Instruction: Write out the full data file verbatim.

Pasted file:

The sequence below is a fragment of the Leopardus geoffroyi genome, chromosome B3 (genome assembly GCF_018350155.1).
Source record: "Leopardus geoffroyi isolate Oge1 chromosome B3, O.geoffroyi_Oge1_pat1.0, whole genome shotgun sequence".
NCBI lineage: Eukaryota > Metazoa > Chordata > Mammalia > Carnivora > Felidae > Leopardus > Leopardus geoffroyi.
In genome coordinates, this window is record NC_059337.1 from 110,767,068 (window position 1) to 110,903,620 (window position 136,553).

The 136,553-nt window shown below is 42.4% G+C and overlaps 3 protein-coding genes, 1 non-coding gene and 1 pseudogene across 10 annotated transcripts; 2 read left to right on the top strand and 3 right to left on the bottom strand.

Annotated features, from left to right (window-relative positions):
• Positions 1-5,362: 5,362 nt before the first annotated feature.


The sequence below is a fragment of the Leopardus geoffroyi genome, chromosome B3 (genome assembly GCF_018350155.1).
Source record: "Leopardus geoffroyi isolate Oge1 chromosome B3, O.geoffroyi_Oge1_pat1.0, whole genome shotgun sequence".
NCBI lineage: Eukaryota > Metazoa > Chordata > Mammalia > Carnivora > Felidae > Leopardus > Leopardus geoffroyi.
In genome coordinates, this window is record NC_059337.1 from 110,767,068 (window position 1) to 110,903,620 (window position 136,553).

The 136,553-nt window shown below is 42.4% G+C and overlaps 3 protein-coding genes, 1 non-coding gene and 1 pseudogene across 10 annotated transcripts; 2 read left to right on the top strand and 3 right to left on the bottom strand.

Annotated features, from left to right (window-relative positions):
• Positions 1-5,362: 5,362 nt before the first annotated feature.